Credit card applications are down – but what about debt?

Posted: 15 May 2020 5:28 pm

Rising credit card spending and current debt levels mean you could be missing out on interest savings.

Data from Equifax shows that new enquiries for credit cards have been dropping since mid-2018, following a peak in March of that year. But overall spending has increased on credit cards each year, Finder analysis of RBA data shows.

In the 2019 calendar year, Australians made $333.72 billion worth of credit card purchases – an increase of 2.17% compared to the 2018 calendar year. The number of purchases made in the first 3 months of 2020 has also increased, year-on-year.

Table: Analysis of Reserve Bank of Australia (RBA) credit card statistics

A table with RBA data showing that the total purchase amount for credit cards increased 2.17% between 2019 and 2020, and that purchase volume for credit cards saw a year-on-year increase of 3.54% in the first quarter of 2020.

With the total number of cards declining, this means people with credit cards are spending as much (or more) than before.

The amount of debt cardholders carry has also stayed at a similar level to previous years. Currently, the average credit card balance accruing interest is $1,951.

If you had this balance on a credit card with an interest rate of 19.99% p.a. and only made minimum repayments of 3% each month, it would take you almost 11 years to pay off the balance and cost around $1,918 in interest. Even if you paid $100 off your balance each month, you'd still spend 2 years paying the card off and be charged $428 in interest.

In comparison, if you applied for a new credit card that offered 0% p.a. on balance transfers for 24 months and paid $100 off your debt each month, you would clear it in 20 months without paying any interest at all.

This scenario is an example of when applying for a new credit card could offer you more value than sticking with an existing one – particularly if you are currently looking for ways to keep costs down.

Doubling up on fees

As well as debt from purchases, many credit cards charge annual fees that add to the overall account costs. Data from Finder's consumer sentiment tracker – a live and nationally representative survey – shows that while most people (43%) have 1 credit card, 26% of people have between 2 and 4 cards.

Even if they were all low-fee accounts, that could cost hundreds of dollars each year.

There are two easy ways to cuts down on these fees:

  1. Cancel any cards you don't use or need. Ask yourself which card (or cards) you use the most, which you like as an option and which ones may be costing you more than they are worth.
  2. Consolidate all your existing accounts onto a new card. If you have balances on some of the accounts, you could request a balance transfer to consolidate them and then close the old credit cards.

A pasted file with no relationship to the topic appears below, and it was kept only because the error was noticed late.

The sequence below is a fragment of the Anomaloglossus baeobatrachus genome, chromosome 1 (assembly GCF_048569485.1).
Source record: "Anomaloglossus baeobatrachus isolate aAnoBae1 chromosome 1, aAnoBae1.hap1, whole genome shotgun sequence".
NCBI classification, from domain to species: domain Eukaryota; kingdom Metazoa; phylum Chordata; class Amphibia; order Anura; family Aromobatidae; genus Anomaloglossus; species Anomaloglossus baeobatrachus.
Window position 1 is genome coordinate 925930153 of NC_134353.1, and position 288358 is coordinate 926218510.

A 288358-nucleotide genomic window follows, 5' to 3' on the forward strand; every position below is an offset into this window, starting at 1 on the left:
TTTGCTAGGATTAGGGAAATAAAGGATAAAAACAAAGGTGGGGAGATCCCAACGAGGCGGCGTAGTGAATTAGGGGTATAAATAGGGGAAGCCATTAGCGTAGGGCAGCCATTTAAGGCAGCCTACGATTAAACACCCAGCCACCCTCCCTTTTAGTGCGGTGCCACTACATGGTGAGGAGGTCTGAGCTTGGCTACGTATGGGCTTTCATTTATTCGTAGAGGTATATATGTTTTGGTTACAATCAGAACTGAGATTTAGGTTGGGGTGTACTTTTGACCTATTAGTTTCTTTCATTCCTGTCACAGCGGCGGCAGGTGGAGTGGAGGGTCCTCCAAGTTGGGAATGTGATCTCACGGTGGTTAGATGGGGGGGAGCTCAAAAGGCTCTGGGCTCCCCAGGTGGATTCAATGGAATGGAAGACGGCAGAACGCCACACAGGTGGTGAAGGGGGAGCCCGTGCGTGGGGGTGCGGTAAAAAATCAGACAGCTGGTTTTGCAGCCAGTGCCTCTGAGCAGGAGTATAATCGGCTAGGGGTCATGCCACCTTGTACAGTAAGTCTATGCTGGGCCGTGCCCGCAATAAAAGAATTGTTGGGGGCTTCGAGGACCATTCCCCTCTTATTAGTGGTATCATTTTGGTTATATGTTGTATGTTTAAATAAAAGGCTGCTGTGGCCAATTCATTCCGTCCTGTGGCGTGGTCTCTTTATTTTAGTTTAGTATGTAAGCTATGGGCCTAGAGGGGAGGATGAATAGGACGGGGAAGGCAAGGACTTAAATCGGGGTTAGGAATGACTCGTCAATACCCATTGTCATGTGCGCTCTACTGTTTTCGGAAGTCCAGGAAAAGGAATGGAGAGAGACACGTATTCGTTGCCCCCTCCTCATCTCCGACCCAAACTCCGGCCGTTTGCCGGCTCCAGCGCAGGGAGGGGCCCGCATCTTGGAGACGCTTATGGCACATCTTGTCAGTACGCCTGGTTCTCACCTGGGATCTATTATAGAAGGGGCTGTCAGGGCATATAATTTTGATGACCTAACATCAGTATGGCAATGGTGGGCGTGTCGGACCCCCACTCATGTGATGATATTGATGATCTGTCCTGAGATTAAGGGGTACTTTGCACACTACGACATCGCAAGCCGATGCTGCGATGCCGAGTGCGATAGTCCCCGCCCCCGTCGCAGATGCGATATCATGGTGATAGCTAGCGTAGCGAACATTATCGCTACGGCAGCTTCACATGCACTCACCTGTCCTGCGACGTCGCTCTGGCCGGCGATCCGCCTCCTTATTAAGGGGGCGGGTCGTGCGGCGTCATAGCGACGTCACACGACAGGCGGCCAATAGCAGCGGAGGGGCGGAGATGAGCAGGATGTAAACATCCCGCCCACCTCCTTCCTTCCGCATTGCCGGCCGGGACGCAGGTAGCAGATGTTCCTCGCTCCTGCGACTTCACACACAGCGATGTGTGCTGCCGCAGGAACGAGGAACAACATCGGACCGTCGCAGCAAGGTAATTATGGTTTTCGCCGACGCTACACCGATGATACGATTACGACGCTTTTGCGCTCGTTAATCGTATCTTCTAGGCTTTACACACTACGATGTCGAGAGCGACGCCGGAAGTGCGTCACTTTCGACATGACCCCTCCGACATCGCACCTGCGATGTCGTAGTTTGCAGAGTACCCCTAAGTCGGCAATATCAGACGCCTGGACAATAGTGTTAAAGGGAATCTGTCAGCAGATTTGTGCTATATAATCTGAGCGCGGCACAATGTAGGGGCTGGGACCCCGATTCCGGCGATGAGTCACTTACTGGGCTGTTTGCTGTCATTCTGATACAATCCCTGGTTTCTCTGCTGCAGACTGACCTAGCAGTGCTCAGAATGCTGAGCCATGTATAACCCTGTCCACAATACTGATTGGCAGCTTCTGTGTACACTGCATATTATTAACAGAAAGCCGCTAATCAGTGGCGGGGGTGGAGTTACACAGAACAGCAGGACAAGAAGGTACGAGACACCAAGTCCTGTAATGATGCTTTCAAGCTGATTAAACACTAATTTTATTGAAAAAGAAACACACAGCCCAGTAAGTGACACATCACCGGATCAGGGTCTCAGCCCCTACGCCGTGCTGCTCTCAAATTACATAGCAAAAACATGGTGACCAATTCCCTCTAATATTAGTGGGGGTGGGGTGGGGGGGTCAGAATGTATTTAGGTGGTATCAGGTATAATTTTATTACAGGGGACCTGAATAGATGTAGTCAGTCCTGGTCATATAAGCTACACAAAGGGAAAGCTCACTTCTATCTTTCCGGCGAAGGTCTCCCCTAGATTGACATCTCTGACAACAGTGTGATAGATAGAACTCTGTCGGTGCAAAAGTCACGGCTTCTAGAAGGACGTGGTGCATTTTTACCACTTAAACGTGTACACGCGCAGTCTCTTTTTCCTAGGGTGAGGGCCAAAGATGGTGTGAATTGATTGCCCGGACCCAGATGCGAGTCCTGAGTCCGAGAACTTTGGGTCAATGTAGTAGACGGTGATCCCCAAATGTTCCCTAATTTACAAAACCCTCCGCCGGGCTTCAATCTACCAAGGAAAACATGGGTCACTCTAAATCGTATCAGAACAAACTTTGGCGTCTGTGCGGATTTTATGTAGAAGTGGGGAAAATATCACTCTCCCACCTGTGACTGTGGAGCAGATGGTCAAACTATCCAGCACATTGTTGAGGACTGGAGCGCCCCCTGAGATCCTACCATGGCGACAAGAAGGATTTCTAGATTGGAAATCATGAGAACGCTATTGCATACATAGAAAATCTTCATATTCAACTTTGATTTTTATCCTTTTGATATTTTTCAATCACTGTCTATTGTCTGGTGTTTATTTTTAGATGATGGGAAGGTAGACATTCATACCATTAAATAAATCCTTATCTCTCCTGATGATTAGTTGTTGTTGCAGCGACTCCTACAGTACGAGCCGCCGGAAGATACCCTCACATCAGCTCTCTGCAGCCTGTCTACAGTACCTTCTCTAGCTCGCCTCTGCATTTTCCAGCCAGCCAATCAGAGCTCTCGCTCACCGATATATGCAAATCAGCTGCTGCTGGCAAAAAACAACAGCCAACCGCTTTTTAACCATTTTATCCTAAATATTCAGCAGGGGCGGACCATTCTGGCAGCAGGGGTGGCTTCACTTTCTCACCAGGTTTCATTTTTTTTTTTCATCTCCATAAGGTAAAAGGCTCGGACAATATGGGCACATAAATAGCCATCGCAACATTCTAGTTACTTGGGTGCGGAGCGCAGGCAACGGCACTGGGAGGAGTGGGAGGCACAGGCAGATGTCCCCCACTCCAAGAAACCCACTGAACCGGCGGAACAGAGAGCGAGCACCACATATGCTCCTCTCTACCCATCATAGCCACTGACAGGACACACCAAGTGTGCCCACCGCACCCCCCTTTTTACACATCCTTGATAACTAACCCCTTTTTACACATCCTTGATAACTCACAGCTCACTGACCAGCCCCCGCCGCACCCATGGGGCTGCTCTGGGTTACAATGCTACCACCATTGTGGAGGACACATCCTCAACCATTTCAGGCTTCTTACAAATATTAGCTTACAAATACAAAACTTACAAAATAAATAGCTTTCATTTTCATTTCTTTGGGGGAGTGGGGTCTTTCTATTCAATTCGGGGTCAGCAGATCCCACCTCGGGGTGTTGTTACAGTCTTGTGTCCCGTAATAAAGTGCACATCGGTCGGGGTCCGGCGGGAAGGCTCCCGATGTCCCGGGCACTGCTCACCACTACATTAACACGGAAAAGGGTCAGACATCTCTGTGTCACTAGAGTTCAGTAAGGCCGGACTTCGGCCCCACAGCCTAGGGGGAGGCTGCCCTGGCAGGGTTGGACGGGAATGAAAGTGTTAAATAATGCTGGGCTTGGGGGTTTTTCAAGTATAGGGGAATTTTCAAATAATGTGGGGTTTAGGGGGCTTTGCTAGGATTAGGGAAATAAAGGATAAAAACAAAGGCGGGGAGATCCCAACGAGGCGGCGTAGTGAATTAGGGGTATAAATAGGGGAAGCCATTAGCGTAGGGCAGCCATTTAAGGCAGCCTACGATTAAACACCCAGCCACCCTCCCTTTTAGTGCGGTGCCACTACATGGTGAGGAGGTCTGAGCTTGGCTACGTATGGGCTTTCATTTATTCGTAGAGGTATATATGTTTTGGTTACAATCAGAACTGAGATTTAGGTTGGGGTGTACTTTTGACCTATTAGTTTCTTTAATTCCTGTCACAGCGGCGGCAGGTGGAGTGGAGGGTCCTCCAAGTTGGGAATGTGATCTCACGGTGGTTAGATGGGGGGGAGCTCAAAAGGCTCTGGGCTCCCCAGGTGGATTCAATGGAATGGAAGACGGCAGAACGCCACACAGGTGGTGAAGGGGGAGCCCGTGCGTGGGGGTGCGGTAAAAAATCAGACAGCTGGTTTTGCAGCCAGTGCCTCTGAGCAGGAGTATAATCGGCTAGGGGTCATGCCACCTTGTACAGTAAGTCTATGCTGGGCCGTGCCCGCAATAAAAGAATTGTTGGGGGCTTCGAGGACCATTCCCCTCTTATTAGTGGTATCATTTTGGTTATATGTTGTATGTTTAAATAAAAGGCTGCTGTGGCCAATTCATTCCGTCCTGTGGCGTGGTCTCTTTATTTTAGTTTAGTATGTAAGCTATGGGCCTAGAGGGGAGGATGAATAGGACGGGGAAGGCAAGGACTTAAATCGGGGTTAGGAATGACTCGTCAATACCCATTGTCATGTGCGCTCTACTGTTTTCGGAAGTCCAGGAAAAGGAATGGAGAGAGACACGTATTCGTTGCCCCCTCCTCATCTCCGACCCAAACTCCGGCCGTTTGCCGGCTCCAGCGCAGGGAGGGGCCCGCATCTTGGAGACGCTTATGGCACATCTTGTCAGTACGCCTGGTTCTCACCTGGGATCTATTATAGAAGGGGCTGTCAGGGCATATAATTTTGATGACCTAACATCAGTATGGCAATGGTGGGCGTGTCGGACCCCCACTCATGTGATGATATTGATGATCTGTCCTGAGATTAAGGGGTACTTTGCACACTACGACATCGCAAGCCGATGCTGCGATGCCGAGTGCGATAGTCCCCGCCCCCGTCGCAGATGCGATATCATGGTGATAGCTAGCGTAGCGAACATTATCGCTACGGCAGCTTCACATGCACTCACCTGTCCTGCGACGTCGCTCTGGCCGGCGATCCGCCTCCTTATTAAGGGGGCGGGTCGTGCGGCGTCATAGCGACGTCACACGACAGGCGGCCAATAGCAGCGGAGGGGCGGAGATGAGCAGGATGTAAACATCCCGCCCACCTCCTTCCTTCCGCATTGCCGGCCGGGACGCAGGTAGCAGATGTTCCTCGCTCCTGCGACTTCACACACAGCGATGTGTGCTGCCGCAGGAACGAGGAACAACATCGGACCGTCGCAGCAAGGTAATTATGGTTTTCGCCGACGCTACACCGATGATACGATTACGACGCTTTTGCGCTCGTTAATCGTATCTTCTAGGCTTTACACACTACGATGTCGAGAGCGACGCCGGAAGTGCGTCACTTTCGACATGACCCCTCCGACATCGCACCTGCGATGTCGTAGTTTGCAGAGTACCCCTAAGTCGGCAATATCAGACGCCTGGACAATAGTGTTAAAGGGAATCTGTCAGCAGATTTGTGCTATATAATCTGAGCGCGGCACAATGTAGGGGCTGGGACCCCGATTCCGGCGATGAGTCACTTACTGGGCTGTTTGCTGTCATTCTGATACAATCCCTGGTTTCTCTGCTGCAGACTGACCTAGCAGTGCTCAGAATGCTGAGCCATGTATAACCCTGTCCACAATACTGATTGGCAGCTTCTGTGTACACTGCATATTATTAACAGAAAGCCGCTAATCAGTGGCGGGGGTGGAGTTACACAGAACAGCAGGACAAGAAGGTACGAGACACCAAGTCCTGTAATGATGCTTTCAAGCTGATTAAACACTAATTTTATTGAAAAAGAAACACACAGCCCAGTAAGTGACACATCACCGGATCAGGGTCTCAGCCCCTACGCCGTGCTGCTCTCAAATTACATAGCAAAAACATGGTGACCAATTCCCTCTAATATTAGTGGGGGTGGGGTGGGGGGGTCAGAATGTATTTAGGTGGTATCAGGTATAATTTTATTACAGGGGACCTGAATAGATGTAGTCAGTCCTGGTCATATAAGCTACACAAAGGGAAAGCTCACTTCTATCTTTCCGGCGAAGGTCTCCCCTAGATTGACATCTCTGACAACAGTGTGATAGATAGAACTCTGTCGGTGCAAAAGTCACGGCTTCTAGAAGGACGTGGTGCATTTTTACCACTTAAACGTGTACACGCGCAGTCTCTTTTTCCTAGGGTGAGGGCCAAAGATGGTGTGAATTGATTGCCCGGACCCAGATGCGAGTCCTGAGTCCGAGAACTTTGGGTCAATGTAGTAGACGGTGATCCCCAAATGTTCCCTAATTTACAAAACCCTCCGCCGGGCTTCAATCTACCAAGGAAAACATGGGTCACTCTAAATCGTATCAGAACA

With either option, comparing your existing accounts with other options can help you get a sense of how much value you're getting from your cards – and how much you could potentially save by making a change.

Tip: Use an app to help you save

If you want a faster way to cut costs and reach your money goals, the Finder app is one option that helps you track your spending across every account and gives you tips on how to spend less, save more and keep your accounts simple.

Other ways to get more value from a credit card

As well as looking at balance transfer offers to help you pay down debt, some of the useful perks you could get on a new or current credit card include:

  • Set up an instalment plan: If you want to pay off a purchase or debt in fixed instalments, you could be able to set up a plan and get a promotional interest rate for your repayments. Credit card providers including Bankwest, Citi, CommBank and Westpac offer instalment plan options, which could help you break down new purchases or a current balance into bite-size instalments.
  • Consider a low rate card for purchases: When you think you'll be using your credit card more often than usual (or if you already are), a lower interest rate on purchases will help keep the overall costs down. Check your current rate and compare it to low rate options to see if there's another card that could help you save money on future credit card spending.
  • Search shopping offers: A little known money hack is that most credit cards give you access to seasonal shopping offers. For example, with a Visa credit card, you could get a $5 McDonald's voucher through Visa Offers + Perks and with a CommBank card you could access cashback offers through CommBank Rewards (via the app). Mastercard credit cards, Amex cards and others also have their own network of offers – even if you don't have a rewards card.
  • Boost your rewards: If you are actively seeking more value from your credit card spending, it is worth looking at cards that offer thousands of introductory bonus points and ongoing rewards you could use for future flights, gift cards, cashback or even a coffee machine if that's on your wish list. These cards offer a lot of potential value, but keep an eye on annual fees and other costs to avoid spending more than you want.

People may be wary of getting a new credit card right now (as the statistics suggest), but if you're already using one then it is a good time to check if it offers you good value. If it doesn't, switching to a different card now could help you save money and reach your goals faster.

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